The Info List - Oriental Orthodox

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ORIENTAL ORTHODOXY is a communion of Eastern Christian churches that recognize only the first three ecumenical councils – the First Council of Nicaea in 325, the First Council of Constantinople in 381 and the Council of Ephesus in 431. The Oriental Orthodox churches maintain their own ancient apostolic succession with miaphysite Christology , rejecting the definition of the two natures of Christ (human and divine), known as the Chalcedonian Definition
Chalcedonian Definition
, issued by the Council of Chalcedon in 451. Over the following two centuries, one by one, they discontinued their communion with the adherents of Chalcedonian Christianity , and developed separate institutions that together did not participate in any of the later ecumenical councils.

The Oriental Orthodox communion is composed of six autocephalous churches: the Syriac Orthodox Church
Syriac Orthodox Church
of Antioch
, the Coptic Orthodox Church of Alexandria
, the Armenian Apostolic Church
Armenian Apostolic Church
, the Ethiopian Orthodox Tewahedo Church , the Eritrean Orthodox Tewahedo Church , and the Malankara Orthodox Syrian Church . In total, the Oriental Orthodox churches have more than 80 million adherents worldwide.

By 1054, the East–West Schism
East–West Schism
resulted in Chalcedonian Christianity splitting into bodies that are today known as the Roman Catholic Church and the Eastern Orthodox Church , based on other Christological differences. The Eastern Orthodox maintain numerous theological and ecclesiological similarities with the Oriental Orthodox, but continue to disagree over the Chalcedonian Definition. The Oriental Orthodox Churches are in full communion with each other, but not with the Eastern Orthodox Church. Slow dialogue towards restoring communion between the two Orthodox groups began in the mid-20th century, and dialogue is also underway between Oriental Orthodoxy and the Catholic Church and others. In 2017, the mutual recognition of baptism was restored between the Coptic Orthodox Church and the Catholic Church
Catholic Church


* 1 Overview of the Chalcedonian Schism

* 2 History

* 2.1 Post Council of Chalcedon (451 AD) * 2.2 20th century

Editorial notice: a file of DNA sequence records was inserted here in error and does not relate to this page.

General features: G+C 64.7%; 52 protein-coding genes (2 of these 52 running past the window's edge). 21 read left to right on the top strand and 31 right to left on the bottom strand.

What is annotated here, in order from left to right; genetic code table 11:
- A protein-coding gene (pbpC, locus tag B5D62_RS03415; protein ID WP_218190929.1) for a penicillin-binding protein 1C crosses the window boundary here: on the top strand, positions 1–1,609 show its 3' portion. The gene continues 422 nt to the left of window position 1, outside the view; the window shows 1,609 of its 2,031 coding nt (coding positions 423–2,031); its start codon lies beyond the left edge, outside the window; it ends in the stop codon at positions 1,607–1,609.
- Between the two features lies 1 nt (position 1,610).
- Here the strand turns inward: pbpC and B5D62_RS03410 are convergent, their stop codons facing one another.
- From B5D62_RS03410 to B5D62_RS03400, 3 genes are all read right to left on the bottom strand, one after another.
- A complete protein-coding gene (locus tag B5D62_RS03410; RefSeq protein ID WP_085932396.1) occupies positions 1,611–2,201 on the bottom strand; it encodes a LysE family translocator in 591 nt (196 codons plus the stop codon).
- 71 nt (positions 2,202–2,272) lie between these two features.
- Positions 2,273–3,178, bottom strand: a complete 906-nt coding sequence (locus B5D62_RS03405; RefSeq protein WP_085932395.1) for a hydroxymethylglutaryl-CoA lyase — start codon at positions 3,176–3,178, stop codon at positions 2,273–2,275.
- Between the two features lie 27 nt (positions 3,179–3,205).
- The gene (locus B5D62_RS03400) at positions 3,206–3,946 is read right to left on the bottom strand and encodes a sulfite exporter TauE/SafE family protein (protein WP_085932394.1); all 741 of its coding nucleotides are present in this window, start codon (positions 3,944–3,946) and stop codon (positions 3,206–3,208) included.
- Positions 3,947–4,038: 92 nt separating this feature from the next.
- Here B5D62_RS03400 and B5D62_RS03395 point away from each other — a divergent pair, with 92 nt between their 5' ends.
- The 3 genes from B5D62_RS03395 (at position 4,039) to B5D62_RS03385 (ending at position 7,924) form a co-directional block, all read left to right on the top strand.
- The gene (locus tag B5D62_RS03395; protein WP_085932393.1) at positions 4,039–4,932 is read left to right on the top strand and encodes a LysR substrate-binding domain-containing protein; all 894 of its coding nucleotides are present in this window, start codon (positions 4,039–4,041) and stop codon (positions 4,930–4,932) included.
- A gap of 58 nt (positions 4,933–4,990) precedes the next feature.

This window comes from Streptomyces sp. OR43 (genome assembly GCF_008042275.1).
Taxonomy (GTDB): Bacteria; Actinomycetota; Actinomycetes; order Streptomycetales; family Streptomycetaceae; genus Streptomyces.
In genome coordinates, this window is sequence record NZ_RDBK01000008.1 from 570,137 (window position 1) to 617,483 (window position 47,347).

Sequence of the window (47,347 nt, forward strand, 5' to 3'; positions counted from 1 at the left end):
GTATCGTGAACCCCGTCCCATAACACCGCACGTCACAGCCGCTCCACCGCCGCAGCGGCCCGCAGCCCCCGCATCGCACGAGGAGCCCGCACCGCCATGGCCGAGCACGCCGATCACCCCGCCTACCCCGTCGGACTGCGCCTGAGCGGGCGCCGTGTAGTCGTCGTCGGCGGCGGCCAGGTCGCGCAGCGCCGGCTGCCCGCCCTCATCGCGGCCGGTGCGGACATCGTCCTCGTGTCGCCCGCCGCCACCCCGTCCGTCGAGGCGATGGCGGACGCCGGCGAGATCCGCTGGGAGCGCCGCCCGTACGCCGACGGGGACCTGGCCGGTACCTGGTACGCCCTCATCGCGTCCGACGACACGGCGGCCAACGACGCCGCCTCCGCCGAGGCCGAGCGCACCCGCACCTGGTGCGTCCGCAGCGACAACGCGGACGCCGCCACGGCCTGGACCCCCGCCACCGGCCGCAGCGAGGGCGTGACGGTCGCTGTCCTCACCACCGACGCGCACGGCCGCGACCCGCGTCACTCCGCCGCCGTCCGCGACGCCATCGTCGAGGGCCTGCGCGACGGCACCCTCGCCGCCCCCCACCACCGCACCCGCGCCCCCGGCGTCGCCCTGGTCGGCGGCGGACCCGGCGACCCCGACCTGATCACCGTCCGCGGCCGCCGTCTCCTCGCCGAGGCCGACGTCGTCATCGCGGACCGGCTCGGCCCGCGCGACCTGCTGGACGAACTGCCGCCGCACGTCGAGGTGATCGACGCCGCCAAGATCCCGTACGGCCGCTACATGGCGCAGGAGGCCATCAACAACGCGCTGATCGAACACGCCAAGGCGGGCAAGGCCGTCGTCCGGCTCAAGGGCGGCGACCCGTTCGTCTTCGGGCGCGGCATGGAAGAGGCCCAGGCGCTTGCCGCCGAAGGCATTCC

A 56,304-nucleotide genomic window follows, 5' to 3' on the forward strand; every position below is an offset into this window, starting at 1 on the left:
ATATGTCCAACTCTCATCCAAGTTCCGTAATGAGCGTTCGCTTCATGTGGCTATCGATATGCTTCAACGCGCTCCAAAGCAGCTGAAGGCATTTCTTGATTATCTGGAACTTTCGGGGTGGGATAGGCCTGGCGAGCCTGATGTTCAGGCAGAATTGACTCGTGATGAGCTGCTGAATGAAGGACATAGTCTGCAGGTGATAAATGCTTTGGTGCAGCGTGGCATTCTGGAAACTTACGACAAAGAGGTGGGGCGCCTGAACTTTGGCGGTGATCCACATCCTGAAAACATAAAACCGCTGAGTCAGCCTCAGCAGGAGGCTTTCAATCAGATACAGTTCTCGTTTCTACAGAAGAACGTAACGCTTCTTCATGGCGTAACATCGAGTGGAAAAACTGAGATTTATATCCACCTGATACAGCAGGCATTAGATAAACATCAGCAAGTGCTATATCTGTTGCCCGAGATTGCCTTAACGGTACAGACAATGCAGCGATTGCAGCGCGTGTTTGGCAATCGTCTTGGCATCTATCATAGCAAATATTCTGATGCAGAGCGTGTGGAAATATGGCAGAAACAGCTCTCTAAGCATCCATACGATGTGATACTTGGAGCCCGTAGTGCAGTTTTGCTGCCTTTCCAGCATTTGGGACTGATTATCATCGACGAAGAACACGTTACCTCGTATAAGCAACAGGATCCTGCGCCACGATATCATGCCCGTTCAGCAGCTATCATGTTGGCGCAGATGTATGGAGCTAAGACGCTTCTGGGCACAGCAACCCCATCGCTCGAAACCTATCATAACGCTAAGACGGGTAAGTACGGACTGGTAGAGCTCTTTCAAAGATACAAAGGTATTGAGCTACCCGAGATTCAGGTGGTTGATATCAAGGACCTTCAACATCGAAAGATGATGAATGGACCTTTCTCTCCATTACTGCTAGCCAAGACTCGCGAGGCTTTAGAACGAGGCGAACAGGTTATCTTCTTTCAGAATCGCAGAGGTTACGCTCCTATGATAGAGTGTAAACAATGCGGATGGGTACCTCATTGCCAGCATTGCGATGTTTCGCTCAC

* 3 Geographical distribution * 4 Oriental Orthodox communion

* 5 Internal disputes

* 5.1 Armenian Apostolic * 5.2 Ethiopia
* 5.3 India

* 6 Occasional confusions * 7 See also * 8 Notes * 9 References * 10 Bibliography * 11 External links


Main article: History of Oriental Orthodoxy
History of Oriental Orthodoxy
§ Schism

The schism between Oriental Orthodoxy and the adherents of Chalcedonian Christianity was based on differences in Christology . The First Council of Nicaea, in 325, declared that Jesus Christ is God , that is to say, "consubstantial " with the Father. Later, the third ecumenical council, the Council of Ephesus, declared that Jesus Christ, though divine as well as human, is only one being, or person (hypostasis ). Thus, the Council of Ephesus explicitly rejected Nestorianism , the Christological doctrine that Christ was two distinct beings, one divine (the Logos) and one human (Jesus), who happened to inhabit the same body. The Churches that later became Oriental Orthodoxy were firmly anti-Nestorian, and therefore strongly supported the decisions made at Ephesus.

Twenty years after Ephesus, the Council of Chalcedon reaffirmed the view that Jesus Christ was a single person, but at the same time declared that this one person existed "in two complete natures", one human and one divine. Those who opposed Chalcedon saw this as a concession to Nestorianism, or even as a conspiracy to convert the Church to Nestorianism by stealth. As a result, over the following decades, they gradually separated from communion with those who accepted the Council of Chalcedon, and formed the body that is today called Oriental Orthodoxy.